NEW DELHI  -  India has entered full election mode: voting is due to begin on 11 April, with the final ballot cast more than five weeks later on 19 May. Every day, the BBC will be bringing you all the latest updates on the twists and turns of the world’s largest democracy. Facebook has announced that it has removed more than 600 pages linked to India’s main opposition Congress party.

“While the people behind this activity attempted to conceal their identities, our review found that it was connected to individuals associated with an INC (Indian National Congress) IT Cell,” Nathaniel Gleicher, Head of Cybersecurity Policy at Facebook, said in a statement, quoted by the Reuters news agency.

A statement from the company also said it had removed 15 pages linked to Silver Touch, an Indian IT firm that has in the past been connected to the governing Bharatiya Janata Party (BJP).

Coming a day after Facebook CEO Mark Zuckerberg asked governments to do more to stop the spread of fake news, this move is intended to show that the social media platform is taking the problem seriously.

The fact that it has targeted so many pages belonging to the Congress is also significant from a political point of view. For one, the announcement has come days before the country begins voting in general elections on 11 April. Secondly, the BJP is considered more social media savvy, and its supporters have often been linked to vicious trolling and slander against the party’s critics and opponents. Being called out so publicly is not only humiliating for the Congress, but also gives the BJP the moral high ground.

Prime Minister Narendra Modi has often said that he is being targeted in a campaign of hate by his political opponents and this is likely to help him buttress his claim. India’s main opposition Congress party announced that its president Rahul Gandhi would contest the general election from two seats.

Apart from his traditional constituency of Amethi in the northern state of Uttar Pradesh, Mr Gandhi will also now compete from Wayanad in the southern state of Kerala. Congress leader AK Antony made the announcement on Sunday. “This is a message to the southern states that they are deeply valued and respected,” Congress chief spokesperson Randeep told PTI news agency.

In what appeared to be a dig at governing BJP party, he added that this was “a fight” against “forces” that attacked and sought to divide “cultures, ways of life and the deep connect between north and south India”.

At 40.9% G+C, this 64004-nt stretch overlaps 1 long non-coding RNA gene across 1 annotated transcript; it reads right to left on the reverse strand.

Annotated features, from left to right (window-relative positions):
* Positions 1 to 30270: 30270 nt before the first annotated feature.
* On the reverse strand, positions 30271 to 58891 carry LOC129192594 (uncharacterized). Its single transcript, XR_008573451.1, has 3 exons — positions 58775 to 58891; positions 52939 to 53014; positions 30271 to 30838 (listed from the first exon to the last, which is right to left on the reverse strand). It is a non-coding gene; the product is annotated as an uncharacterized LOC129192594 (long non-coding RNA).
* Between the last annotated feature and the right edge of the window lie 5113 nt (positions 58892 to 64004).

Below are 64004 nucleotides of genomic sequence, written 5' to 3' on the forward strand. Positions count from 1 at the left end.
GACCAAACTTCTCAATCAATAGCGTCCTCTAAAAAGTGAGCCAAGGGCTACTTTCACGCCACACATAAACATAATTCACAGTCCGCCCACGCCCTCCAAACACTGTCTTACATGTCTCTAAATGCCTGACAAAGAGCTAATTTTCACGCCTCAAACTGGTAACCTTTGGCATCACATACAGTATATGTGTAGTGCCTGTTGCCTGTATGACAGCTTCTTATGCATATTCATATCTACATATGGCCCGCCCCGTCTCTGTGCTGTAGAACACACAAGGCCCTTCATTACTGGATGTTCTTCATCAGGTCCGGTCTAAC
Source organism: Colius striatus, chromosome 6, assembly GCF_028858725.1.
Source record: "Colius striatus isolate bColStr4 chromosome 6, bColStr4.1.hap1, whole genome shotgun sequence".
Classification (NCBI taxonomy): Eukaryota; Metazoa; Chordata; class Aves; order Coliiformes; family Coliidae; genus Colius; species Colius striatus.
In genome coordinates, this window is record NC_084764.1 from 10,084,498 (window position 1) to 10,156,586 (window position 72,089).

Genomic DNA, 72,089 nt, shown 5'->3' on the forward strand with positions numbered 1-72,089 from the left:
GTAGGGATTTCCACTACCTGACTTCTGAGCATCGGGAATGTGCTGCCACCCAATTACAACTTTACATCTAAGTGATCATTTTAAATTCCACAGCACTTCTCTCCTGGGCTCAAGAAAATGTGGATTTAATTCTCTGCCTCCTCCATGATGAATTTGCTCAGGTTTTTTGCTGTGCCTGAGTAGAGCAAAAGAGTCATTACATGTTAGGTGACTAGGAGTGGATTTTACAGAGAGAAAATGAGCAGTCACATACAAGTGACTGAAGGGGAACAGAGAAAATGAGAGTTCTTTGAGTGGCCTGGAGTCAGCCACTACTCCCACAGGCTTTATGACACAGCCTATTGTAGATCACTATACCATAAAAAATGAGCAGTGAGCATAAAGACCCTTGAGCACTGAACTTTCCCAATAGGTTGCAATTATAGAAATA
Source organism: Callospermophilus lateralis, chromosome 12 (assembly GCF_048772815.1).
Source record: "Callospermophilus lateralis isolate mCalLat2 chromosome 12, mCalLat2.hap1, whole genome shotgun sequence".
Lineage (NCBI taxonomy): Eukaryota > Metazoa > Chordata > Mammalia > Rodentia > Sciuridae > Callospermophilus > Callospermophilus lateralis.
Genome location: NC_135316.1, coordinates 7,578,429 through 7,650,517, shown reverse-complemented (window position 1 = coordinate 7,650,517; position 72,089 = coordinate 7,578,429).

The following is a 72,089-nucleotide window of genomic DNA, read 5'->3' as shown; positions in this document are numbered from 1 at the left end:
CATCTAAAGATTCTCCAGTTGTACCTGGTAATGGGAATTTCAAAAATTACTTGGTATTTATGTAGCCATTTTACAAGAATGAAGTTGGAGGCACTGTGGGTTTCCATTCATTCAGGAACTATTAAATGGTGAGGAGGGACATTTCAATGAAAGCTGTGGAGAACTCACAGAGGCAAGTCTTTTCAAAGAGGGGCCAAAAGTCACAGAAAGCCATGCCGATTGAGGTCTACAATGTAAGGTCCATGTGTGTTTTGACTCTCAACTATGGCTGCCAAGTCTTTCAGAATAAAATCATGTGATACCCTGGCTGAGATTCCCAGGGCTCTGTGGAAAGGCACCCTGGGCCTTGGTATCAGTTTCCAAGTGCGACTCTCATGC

Some analysts say this could also be part of a wider strategy to rejuvenate the party’s base in the south, which has been dominated by regional parties for decades. Mr Gandhi has made several trips to the south in recent months and is seen as more popular in Tamil Nadu and Kerala than Prime Minister Narendra Modi and the BJP.

“Rahul Gandhi is actually trying to demonstrate that he - as a candidate poised to be the next prime minister of India - enjoys electability in both north and south India,” Shashi Tharoor, Congress leader and MP from Kerala, said on Sunday. “It’s a swipe at Narendra Modi, who we all know has absolutely no chance of winning in the south.”

Wayanad is considered a “safe seat” for Congress. BBC Hindi’s Imran Qureshi says that the Congress already has a strong presence in the Wayanad constituency, adding that this was partly due to the high percentage of Muslims and Christians in the region.

“The Congress stand on women entering the Sabarimala temple, where they advocated for ‘tradition’ but still did not indulge in violence is also expected to help him here,” he says.

Mr Gandhi’s opponents speculate if this bid means he is unsure of actually winning his family stronghold, Amethi. In the 2014 general election, he won the seat despite a spirited campaign by BJP candidate Smriti Irani. But his margin of victory - which was a little over 100,000 votes - was seen as too close. Ms Irani is set to contest from Amethi again.

In the Uttar Pradesh state assembly elections in 2017, the BJP won four out of five seats which fell under the Amethi constituency.